The following is an excerpt from the white paper, Wealth and Asset Management 2021: Preparing for Transformative Change, written by Roubini ThoughtLab based on a global survey that BMO Global Asset Management sponsored. To download the full content of this section, scroll to the bottom of this page.
As demographic and wealth patterns change around the world, providers will need to engage a more heterogeneous set of investors. Although the core values of this more diverse client base will stay the same, their priorities, behaviors, product needs, and payment preferences will vary widely. Understanding the behavioral differences – and commonalities – among these investor segments will be vital for future success.
Core investor values remain the same
Despite market upheavals, our study shows that individual investors are sticking with their core investment beliefs: Put money into what you understand, save for your family, trust known brands, and seek external advice. They also value advice from alternative sources, and believe they will achieve better results by working with experts. (See Figure 2-1.)
These basic attitudes are unlikely to change even as investor demographics shift. Contrary to conventional wisdom, investors in new segments – such as millennials, women and emerging-market investors – often put a higher premium on these core values than their peers in traditional market segments. For example, women are less prone than men to invest in something they do not understand; millennials have greater trust than boomers in established brands; and investors in emerging markets have a higher regard for working with wealth experts than their counterparts in mature markets.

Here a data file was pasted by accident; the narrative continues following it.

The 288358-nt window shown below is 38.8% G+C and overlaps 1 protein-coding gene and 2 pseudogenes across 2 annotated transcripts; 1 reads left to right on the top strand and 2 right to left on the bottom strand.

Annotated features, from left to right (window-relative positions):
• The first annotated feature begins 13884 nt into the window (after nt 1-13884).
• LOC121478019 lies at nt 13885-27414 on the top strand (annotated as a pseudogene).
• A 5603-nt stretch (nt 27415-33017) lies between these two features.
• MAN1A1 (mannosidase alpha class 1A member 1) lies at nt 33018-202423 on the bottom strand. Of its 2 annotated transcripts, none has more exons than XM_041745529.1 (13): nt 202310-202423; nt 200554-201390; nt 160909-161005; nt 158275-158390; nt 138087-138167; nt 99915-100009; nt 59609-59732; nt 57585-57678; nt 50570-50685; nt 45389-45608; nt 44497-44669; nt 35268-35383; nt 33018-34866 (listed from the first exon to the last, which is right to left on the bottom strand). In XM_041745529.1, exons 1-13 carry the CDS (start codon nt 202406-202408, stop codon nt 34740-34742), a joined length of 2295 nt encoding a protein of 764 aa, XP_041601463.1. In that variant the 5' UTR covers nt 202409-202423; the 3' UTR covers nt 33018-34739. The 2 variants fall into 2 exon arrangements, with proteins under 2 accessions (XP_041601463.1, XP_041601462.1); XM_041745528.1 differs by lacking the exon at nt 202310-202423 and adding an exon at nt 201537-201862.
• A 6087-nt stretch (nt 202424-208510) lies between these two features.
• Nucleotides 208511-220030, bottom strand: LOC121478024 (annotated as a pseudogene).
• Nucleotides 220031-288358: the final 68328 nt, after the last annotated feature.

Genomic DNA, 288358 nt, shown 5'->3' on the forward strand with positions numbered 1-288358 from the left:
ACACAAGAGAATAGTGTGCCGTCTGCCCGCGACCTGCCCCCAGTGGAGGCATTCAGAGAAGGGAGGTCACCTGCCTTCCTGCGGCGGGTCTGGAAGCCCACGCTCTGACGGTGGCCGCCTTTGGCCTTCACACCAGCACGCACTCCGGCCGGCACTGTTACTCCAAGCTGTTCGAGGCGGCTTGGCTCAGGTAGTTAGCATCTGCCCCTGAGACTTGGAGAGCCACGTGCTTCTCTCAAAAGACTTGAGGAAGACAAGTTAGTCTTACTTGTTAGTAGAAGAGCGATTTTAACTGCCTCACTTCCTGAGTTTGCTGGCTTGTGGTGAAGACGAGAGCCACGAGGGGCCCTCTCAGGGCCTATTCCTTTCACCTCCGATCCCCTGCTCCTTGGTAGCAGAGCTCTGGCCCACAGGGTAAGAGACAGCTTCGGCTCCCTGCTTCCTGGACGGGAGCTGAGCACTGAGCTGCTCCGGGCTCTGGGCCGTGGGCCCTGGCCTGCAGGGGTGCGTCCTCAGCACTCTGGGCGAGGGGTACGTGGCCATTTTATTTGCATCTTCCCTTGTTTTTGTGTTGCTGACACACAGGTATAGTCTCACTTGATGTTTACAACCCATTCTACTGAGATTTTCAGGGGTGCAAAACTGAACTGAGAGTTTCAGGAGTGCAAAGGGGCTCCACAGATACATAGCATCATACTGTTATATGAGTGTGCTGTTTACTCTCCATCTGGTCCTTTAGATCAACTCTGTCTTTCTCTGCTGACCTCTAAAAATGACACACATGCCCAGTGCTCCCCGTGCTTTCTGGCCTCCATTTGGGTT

But investors will behave very differently
Over the next five years, investors’ behaviors and product needs will shift dramatically. Most investors, particularly millennials and Gen X, plan to expand their use of anytime, anywhere, any device access. (See Figure 2-3.) “The traditional notion of sitting down in a mahogany paneled office at a set time with a highly skilled wealth advisor is becoming an anachronism,” remarks Christopher Jones, EVP of Investment Management and Chief Investment Officer of Financial Engines.
But digital interaction is just the tip of the iceberg. Asset choices will evolve as investors seek more personalized products and services, invest more heavily in alternative investments, move from active to passive solutions, and rely more on fintech. Relationships with providers will also change: Investors will work more with investment providers that give specialized and holistic advice, and they will transfer investments to organizations offering better services and greater investment options. And investors will take steps to reduce fees and move from commissions to more transparent fee-based services.
Our survey shows that investment providers are fully aware of the future shifts in investor behaviors, but may be overestimating the pace of change over the next five years. For example, as Figure 2-3 shows, 55% of investment providers expect investors to invest more in socially responsible investments, compared with just 29% of investors (Listen to our Better Conversations podcast on this topic: Guiding the social and environmentally conscious investor). And while half of the investment providers expect investors to use wealth advisors more than self-directing their portfolios, only 32% of investors agree.
Appealing to the next generation of investors